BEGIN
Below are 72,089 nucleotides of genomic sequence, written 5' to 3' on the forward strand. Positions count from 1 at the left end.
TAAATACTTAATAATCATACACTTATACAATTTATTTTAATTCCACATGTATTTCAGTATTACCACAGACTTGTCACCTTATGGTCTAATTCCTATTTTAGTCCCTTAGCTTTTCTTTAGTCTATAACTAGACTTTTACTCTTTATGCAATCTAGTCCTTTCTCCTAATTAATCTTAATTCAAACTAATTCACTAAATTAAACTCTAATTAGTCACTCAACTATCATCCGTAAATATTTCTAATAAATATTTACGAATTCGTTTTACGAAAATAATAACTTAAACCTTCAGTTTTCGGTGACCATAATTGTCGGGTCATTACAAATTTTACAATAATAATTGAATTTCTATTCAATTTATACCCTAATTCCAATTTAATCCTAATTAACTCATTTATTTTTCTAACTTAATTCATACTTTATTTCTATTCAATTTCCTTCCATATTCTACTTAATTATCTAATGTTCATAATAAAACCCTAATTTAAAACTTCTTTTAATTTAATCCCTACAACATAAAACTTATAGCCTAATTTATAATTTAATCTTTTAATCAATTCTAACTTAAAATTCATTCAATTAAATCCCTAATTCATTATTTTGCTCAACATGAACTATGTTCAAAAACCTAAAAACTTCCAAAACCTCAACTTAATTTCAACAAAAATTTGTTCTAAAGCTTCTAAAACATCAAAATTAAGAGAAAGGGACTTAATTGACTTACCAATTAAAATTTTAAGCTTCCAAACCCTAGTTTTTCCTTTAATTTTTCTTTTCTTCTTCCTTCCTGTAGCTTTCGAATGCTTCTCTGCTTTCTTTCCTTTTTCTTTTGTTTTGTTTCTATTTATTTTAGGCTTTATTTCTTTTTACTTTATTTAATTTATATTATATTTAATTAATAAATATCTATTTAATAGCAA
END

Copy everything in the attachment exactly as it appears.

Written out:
Below are 72,089 nucleotides of genomic sequence, written 5' to 3' on the forward strand. Positions count from 1 at the left end.
TAAATACTTAATAATCATACACTTATACAATTTATTTTAATTCCACATGTATTTCAGTATTACCACAGACTTGTCACCTTATGGTCTAATTCCTATTTTAGTCCCTTAGCTTTTCTTTAGTCTATAACTAGACTTTTACTCTTTATGCAATCTAGTCCTTTCTCCTAATTAATCTTAATTCAAACTAATTCACTAAATTAAACTCTAATTAGTCACTCAACTATCATCCGTAAATATTTCTAATAAATATTTACGAATTCGTTTTACGAAAATAATAACTTAAACCTTCAGTTTTCGGTGACCATAATTGTCGGGTCATTACAAATTTTACAATAATAATTGAATTTCTATTCAATTTATACCCTAATTCCAATTTAATCCTAATTAACTCATTTATTTTTCTAACTTAATTCATACTTTATTTCTATTCAATTTCCTTCCATATTCTACTTAATTATCTAATGTTCATAATAAAACCCTAATTTAAAACTTCTTTTAATTTAATCCCTACAACATAAAACTTATAGCCTAATTTATAATTTAATCTTTTAATCAATTCTAACTTAAAATTCATTCAATTAAATCCCTAATTCATTATTTTGCTCAACATGAACTATGTTCAAAAACCTAAAAACTTCCAAAACCTCAACTTAATTTCAACAAAAATTTGTTCTAAAGCTTCTAAAACATCAAAATTAAGAGAAAGGGACTTAATTGACTTACCAATTAAAATTTTAAGCTTCCAAACCCTAGTTTTTCCTTTAATTTTTCTTTTCTTCTTCCTTCCTGTAGCTTTCGAATGCTTCTCTGCTTTCTTTCCTTTTTCTTTTGTTTTGTTTCTATTTATTTTAGGCTTTATTTCTTTTTACTTTATTTAATTTATATTATATTTAATTAATAAATATCTATTTAATAGCAA